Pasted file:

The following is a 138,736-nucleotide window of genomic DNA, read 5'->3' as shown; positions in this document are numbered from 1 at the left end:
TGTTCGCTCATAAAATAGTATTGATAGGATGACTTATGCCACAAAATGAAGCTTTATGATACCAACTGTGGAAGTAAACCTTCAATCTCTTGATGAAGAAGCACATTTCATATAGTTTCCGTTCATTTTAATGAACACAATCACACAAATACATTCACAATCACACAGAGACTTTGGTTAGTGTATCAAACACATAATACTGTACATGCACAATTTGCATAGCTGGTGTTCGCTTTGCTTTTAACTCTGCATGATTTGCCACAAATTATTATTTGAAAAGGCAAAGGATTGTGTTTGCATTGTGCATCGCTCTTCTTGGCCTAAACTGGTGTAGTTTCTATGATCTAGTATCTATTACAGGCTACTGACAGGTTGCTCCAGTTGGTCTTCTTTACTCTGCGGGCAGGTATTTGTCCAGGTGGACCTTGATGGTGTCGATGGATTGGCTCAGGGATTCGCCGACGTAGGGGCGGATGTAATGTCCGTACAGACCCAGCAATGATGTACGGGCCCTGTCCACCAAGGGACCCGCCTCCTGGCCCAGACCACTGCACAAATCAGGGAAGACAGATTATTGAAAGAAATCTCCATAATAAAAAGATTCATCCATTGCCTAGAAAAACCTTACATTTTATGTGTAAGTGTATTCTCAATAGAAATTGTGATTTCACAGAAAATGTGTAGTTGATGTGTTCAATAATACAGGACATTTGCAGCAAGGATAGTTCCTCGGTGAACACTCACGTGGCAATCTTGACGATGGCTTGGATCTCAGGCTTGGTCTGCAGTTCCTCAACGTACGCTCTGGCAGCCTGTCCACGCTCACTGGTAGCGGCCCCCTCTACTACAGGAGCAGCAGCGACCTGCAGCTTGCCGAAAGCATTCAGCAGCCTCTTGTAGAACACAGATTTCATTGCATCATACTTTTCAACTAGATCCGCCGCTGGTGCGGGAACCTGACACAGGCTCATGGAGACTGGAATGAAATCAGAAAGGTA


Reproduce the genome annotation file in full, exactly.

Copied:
The following is a 138,736-nucleotide window of genomic DNA, read 5'->3' as shown; positions in this document are numbered from 1 at the left end:
TGTTCGCTCATAAAATAGTATTGATAGGATGACTTATGCCACAAAATGAAGCTTTATGATACCAACTGTGGAAGTAAACCTTCAATCTCTTGATGAAGAAGCACATTTCATATAGTTTCCGTTCATTTTAATGAACACAATCACACAAATACATTCACAATCACACAGAGACTTTGGTTAGTGTATCAAACACATAATACTGTACATGCACAATTTGCATAGCTGGTGTTCGCTTTGCTTTTAACTCTGCATGATTTGCCACAAATTATTATTTGAAAAGGCAAAGGATTGTGTTTGCATTGTGCATCGCTCTTCTTGGCCTAAACTGGTGTAGTTTCTATGATCTAGTATCTATTACAGGCTACTGACAGGTTGCTCCAGTTGGTCTTCTTTACTCTGCGGGCAGGTATTTGTCCAGGTGGACCTTGATGGTGTCGATGGATTGGCTCAGGGATTCGCCGACGTAGGGGCGGATGTAATGTCCGTACAGACCCAGCAATGATGTACGGGCCCTGTCCACCAAGGGACCCGCCTCCTGGCCCAGACCACTGCACAAATCAGGGAAGACAGATTATTGAAAGAAATCTCCATAATAAAAAGATTCATCCATTGCCTAGAAAAACCTTACATTTTATGTGTAAGTGTATTCTCAATAGAAATTGTGATTTCACAGAAAATGTGTAGTTGATGTGTTCAATAATACAGGACATTTGCAGCAAGGATAGTTCCTCGGTGAACACTCACGTGGCAATCTTGACGATGGCTTGGATCTCAGGCTTGGTCTGCAGTTCCTCAACGTACGCTCTGGCAGCCTGTCCACGCTCACTGGTAGCGGCCCCCTCTACTACAGGAGCAGCAGCGACCTGCAGCTTGCCGAAAGCATTCAGCAGCCTCTTGTAGAACACAGATTTCATTGCATCATACTTTTCAACTAGATCCGCCGCTGGTGCGGGAACCTGACACAGGCTCATGGAGACTGGAATGAAATCAGAAAGGTA